Music as sporting event

We understand the passion and magic of sporting events. But do we really understand that in the context of musical performances?

Last night I experienced what can only be described as pure magic, when the Youth Orchestra of Venezuela performed at Davies Symphony Hall in San Francisco.

I have always believed that there is a unique passion present in non-professional music groups – something is different when you are doing something you love, something you’ve grown up with, something that has nothing to do with “having a job”.

Here are some testimonials from the members of the orchestra, and a brief history of “el sistema”, the extraordinary 30-year project of Jose Antonio Abreu, the founder of the group.

What strikes me about the players is their discipline, precision, and technical abilities….AND their incredible passion for the music! They opened with a performance Shostakovich’s Symphony No. 10. The 200-plus teenagers and young adults in the orchestra managed to communicate despair, the quiet intensity of grief, and anguish in a convincing way. And it was clear that their conductor had taught them to feel what the music could tell an audience. Maestro Dudamel was simply beautiful to watch. He had the special bond of someone who himself had grown up playing in that orchestra. He loved and respected his players, and believed in what they could produce. And they did.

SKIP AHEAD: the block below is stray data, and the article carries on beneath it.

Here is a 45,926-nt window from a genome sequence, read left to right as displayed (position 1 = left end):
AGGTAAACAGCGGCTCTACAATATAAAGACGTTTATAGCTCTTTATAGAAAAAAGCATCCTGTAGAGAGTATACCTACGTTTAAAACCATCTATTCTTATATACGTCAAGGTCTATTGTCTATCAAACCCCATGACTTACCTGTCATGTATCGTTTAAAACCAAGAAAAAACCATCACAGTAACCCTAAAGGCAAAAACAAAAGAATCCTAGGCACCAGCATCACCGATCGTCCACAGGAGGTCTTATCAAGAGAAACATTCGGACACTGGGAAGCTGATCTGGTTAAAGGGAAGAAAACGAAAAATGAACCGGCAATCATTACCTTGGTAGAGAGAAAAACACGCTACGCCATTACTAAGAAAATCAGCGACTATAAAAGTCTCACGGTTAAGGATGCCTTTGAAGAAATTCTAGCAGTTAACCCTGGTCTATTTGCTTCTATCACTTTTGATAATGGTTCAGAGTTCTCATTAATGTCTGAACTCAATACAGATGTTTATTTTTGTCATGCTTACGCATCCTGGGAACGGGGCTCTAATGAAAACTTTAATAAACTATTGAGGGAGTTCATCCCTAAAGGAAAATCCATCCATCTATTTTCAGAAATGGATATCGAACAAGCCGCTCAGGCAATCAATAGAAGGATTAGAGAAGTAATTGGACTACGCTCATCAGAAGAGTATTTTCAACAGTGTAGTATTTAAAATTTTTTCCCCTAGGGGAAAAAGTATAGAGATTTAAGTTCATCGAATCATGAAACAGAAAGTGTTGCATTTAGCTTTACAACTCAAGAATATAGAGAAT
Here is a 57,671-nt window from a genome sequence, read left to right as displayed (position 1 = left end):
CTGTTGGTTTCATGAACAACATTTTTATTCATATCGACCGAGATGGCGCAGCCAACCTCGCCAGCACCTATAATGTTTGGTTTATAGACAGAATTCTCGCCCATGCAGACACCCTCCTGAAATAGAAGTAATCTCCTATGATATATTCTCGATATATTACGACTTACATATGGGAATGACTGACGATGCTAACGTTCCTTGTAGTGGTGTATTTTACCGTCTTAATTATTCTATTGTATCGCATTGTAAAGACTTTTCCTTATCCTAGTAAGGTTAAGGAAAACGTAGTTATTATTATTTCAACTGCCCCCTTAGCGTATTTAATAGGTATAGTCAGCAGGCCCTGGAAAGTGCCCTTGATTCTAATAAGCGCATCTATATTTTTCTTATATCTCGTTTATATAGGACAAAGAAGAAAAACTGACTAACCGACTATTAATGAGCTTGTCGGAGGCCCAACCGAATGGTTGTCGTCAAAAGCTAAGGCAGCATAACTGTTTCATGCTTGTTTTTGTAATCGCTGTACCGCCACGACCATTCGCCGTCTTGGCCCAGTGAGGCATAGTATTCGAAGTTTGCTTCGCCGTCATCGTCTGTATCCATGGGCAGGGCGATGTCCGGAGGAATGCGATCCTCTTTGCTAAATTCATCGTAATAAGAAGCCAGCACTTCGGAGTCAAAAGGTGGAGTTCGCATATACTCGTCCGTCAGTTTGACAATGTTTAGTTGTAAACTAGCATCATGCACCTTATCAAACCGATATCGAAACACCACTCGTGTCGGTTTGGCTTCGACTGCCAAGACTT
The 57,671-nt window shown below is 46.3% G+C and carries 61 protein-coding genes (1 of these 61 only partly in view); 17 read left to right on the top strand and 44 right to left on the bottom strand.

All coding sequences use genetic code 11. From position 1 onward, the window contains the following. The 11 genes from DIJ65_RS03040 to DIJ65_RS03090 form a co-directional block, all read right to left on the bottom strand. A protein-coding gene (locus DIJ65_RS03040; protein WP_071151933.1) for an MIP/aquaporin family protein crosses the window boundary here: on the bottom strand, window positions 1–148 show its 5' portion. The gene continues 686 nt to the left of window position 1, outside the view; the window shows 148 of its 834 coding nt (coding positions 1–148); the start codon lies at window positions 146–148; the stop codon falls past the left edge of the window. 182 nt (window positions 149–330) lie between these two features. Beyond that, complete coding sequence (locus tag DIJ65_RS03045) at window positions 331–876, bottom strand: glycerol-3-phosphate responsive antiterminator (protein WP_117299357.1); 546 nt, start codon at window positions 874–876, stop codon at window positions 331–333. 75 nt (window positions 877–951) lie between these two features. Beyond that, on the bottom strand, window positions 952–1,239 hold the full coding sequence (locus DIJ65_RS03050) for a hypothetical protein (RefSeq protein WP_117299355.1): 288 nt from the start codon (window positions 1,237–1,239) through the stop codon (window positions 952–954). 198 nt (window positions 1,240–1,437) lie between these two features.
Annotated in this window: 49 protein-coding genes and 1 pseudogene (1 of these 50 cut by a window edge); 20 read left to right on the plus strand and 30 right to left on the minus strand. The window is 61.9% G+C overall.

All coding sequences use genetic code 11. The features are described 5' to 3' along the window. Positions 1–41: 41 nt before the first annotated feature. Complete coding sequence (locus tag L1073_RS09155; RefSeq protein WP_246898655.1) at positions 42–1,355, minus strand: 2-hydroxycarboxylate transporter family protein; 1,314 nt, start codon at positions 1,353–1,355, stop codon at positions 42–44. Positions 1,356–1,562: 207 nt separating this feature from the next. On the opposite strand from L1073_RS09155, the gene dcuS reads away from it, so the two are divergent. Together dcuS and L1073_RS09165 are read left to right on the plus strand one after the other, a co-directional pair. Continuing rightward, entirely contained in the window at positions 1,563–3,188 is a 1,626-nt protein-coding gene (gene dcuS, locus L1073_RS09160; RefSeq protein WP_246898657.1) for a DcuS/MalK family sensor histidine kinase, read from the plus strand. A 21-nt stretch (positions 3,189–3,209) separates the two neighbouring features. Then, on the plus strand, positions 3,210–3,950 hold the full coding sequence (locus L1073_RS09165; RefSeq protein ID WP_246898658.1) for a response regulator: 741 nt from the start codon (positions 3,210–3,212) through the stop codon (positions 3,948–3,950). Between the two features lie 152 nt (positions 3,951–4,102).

The sound was bigger, more passionate, more intense with emotion, than any professional orchestra I have heard.

The program ended with a medley of Bernstein symphonic dances from West Side Story, and several pieces from Latin America which showcased the groups incredible sense of rhythm and tempo, as well as their LOVE of all types of music. The sporting event element emerged in the FOURTH ENCORE, when the house lights went black and the entire orchestra (including conductor) donned jackets, with the red, yellow, and blue of their flag and the word “VENEZUELA” across the back. They then repeated renditions of some of their earlier Latin American dance pieces, with embellishments like spinning trumpets, “the wave” going across the orchestra, twirling cellos, etc. I felt the energy one must feel at a World Cup soccer game, where everyone is just exhilarated and wants to be there forever. The entire sold-out audience at Davies rose to their feet after every single piece they performed, and not one person left the hall before the last member of the orchestra had exited the stage. That was a first (and on a Sunday night!).

I walked out of the hall feeling that we needed to bring this kind of experience to our country. These kids were giving the world such a gift by showing each audience – no matter where they perform – what teamwork, motivation, peer support, and the discipline of music can produce. With great love, much can be accomplished…and enjoyed.

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